It is usually a fairly simple matter to design logic circuitry using “74-series” TTL ICs, provided that a set of TTL basic usage rules are observed. Assuming that the matter of fan-in and fan-out has already been taken care of (as described in Part 2 of this mini-series), four other basic usage themes remain, and these are described under the headings Power Supplies, Input Signals, Unused Inputs, and Interfacing.
The 74-series TTL ICs are designed to be used over a very limited supply voltage range (4.75-5.25 V), and — because they generate very fast pulse edges and have relatively low noise-margin values — must be used with supplies with very low output impedance values (typically less than 0.1 Ω). Consequently, practical TTL circuits should always be powered from a low-impedance, well-regulated supply such as one of those shown in Figures 1 to 3, and must be used with a PCB (printed circuit board) that is very carefully designed to give excellent high-frequency supply decoupling to each TTL IC.
In general, the TTL circuit’s PCB’s +5 V and 0 V supply rail tracks must be as wide as possible (ideally, the 0 V track should take the form of a ground plane). Connections and interconnections should be as short and direct as possible. The PCB’s supply rails should be liberally sprinkled with 4.7 µF tantalum electrolytic capacitors (at least one for every 10 ICs) to enhance low-frequency decoupling, and with 10 nF disk ceramics (at least one for every four ICs, fitted as close as possible between an IC’s supply pins) to enhance high-frequency decoupling.
Three power-supply circuits are shown in Figures 1 to 3. These are typical TTL PSU designs, and all work basically the same way. In each case, the AC input voltage is stepped down to a value in the 9-12 V range via transformer T1 (which has a VA power rating at least double that of the final power supply’s DC output). The resulting T1 output is full-wave rectified via bridge rectifier BR1 and converted into a reasonably smooth DC voltage via electrolytic capacitor C1.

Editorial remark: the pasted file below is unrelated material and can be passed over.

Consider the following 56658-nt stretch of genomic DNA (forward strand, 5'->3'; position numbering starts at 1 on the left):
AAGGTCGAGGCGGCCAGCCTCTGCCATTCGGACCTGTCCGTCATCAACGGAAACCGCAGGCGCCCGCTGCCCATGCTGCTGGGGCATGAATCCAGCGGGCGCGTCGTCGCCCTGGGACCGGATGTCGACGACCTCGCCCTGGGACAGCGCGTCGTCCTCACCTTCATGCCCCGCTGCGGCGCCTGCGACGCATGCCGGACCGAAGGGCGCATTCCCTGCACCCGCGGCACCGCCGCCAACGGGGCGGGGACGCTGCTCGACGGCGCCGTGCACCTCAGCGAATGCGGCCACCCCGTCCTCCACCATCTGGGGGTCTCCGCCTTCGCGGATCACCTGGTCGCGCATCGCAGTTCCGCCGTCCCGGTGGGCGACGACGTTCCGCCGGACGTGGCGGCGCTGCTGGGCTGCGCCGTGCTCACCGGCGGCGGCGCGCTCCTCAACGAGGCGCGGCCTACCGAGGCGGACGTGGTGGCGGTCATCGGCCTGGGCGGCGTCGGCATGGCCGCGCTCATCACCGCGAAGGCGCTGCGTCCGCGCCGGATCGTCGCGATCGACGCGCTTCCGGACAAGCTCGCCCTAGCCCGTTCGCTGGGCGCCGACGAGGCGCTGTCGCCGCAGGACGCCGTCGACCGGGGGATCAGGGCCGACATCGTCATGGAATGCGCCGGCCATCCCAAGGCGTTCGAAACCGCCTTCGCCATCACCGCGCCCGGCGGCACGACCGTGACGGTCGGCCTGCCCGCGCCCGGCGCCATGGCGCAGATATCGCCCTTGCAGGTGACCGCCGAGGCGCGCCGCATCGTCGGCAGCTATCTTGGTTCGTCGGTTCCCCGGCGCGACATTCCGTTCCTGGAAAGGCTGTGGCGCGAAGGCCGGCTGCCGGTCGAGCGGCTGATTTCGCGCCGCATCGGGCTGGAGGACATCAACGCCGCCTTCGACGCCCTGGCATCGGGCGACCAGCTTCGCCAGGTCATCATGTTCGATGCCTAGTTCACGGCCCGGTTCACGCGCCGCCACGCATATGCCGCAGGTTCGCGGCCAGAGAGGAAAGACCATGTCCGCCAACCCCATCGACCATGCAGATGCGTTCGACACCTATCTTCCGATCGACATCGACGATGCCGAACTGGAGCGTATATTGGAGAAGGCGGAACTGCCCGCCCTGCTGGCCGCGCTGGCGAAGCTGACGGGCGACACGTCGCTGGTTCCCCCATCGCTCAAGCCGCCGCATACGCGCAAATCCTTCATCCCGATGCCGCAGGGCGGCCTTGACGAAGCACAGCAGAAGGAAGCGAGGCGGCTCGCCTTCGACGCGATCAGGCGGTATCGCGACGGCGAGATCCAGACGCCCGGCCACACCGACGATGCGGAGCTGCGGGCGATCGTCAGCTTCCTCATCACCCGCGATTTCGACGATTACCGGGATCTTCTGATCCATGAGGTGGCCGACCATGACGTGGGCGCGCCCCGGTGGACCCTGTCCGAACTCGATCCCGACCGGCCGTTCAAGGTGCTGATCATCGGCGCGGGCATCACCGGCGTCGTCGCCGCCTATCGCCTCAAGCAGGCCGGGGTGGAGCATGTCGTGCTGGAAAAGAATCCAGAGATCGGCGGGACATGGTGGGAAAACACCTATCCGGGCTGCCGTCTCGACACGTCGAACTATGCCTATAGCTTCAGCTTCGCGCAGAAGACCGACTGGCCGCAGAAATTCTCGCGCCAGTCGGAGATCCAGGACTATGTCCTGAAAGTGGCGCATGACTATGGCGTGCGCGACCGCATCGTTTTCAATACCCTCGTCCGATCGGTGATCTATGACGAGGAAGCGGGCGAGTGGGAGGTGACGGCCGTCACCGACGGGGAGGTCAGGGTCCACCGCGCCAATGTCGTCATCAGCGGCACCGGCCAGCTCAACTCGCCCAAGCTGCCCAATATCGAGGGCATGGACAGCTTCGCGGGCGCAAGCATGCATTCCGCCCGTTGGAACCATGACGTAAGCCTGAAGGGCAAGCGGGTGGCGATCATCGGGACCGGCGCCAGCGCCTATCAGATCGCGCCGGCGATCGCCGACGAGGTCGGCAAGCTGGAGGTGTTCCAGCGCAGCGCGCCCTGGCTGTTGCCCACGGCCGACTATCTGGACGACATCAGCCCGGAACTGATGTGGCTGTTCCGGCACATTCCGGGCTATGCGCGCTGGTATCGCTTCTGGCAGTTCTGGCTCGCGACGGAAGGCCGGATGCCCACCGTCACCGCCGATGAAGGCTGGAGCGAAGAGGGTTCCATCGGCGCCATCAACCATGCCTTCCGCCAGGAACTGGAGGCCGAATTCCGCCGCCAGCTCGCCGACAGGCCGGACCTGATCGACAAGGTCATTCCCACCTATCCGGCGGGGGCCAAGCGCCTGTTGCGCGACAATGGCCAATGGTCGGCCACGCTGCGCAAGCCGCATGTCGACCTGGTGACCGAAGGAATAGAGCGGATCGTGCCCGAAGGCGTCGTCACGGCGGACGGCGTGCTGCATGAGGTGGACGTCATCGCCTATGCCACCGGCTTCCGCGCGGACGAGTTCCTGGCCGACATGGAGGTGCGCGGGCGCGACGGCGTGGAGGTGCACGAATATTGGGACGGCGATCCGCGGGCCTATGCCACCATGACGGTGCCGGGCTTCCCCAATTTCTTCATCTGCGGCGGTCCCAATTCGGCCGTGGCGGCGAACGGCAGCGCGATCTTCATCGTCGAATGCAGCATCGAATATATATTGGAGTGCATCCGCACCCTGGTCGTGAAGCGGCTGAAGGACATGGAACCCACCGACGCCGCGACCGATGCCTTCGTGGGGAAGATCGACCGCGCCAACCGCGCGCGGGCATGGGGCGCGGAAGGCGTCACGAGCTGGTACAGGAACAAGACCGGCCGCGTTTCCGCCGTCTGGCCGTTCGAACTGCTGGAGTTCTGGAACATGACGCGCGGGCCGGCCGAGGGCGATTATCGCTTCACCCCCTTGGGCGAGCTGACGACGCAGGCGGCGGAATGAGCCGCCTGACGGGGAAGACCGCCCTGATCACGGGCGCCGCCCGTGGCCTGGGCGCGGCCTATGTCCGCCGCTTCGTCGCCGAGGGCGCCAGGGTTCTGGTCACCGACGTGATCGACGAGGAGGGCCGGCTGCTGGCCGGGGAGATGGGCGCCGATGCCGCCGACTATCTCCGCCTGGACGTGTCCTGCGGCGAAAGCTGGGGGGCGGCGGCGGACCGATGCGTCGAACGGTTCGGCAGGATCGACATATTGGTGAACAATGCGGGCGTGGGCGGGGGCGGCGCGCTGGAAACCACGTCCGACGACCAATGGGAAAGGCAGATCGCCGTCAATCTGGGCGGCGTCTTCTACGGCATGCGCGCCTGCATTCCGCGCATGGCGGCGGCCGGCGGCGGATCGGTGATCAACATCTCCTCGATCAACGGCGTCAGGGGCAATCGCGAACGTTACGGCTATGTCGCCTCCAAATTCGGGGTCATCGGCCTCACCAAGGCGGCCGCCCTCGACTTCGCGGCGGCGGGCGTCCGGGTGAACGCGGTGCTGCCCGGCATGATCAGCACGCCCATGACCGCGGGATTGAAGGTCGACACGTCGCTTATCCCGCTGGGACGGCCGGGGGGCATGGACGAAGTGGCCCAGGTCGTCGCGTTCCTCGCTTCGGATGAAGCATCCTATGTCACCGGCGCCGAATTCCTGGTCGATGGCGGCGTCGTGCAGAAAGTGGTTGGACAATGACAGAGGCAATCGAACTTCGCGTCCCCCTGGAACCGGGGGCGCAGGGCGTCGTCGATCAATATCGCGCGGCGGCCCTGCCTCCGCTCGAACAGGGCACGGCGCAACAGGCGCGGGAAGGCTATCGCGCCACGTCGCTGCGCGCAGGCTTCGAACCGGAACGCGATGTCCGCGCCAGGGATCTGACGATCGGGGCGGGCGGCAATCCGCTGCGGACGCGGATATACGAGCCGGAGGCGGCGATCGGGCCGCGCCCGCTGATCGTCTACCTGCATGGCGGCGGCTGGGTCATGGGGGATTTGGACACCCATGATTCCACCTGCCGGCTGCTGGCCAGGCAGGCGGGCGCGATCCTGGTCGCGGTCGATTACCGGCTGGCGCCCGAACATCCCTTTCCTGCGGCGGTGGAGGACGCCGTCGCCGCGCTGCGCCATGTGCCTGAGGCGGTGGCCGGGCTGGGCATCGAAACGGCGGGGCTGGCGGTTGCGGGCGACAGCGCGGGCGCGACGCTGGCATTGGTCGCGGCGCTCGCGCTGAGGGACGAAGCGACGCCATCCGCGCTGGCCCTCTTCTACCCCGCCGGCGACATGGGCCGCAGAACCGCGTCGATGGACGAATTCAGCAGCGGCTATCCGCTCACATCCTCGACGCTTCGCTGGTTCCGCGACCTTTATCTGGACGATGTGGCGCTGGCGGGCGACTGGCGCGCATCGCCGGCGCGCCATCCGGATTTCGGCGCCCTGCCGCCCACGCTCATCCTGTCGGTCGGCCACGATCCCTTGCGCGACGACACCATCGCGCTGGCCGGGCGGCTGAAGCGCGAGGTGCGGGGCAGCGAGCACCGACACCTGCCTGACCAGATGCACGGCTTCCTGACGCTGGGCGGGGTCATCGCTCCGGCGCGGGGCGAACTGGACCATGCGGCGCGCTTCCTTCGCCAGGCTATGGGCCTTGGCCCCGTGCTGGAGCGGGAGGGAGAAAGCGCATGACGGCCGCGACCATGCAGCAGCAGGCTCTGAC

FIGURE 1. A 5 V regulated DC supply (100 mA maximum output).
The DC output of C1 is then converted into a smooth and stable 5 VDC via a 7805-type 5 V voltage regulator IC1 (which requires an input voltage that is at least 3 V greater than the specified output voltage). In Figure 1, IC1 has a 100 mA current rating, as implied by the L in the middle of the IC’s type code. In Figures 2 and 3, IC1 has a 1-A current rating and must be fitted to a suitable heatsink.
FIGURE 2. A 5 V regulated DC supply (750 mA maximum output).
FIGURE 3. A 5 V regulated DC supply (5 A maximum output).
Note that — in Figure 3’s circuit — the available output current is also shunt-boosted to a total of about 5 A via Q1 and current-sensing resistor R1. At low currents, insufficient voltage is developed across R1 to turn on Q1, so all the load current is provided by the IC. At load currents of 600 mA or greater, however, sufficient voltage (600 mV) is developed across R1 to turn on Q1. Q1 thus provides most of the load currents in excess of 600 mA.
Note in the above three circuits that the ripple voltage generated across smoothing capacitor C1 is directly proportional to the regulator’s output load current. As a rough rule of thumb, in a full-wave rectified power supply, operating from a 50-60 Hz power line via a step-down transformer, an output load current of 100 mA will cause a ripple waveform of about 700 mV peak-to-peak to be developed on a 1,000 µF filter capacitor.
The amount of ripple is directly proportional to the load current and inversely proportional to C1’s capacitance value. Thus, the circuit in Figure 1 — which has a C1 value of 470 µF — generates a C1 peak-to-peak ripple voltage of about 1.4 V at its rated output current of 100 mA. The circuit in Figure 2 (C1 = 2,200 µF) generates a C1 peak-to-peak voltage of about 2.4 V at its rated output current of 750 mA, and the circuit in Figure 3 (C1 = 22,000 µF) generates a C1 peak-to-peak voltage of about 1.6 V at its rated output of 5 A. At the output of each circuit, these ripple values are reduced by about 80 dB by the action of IC1.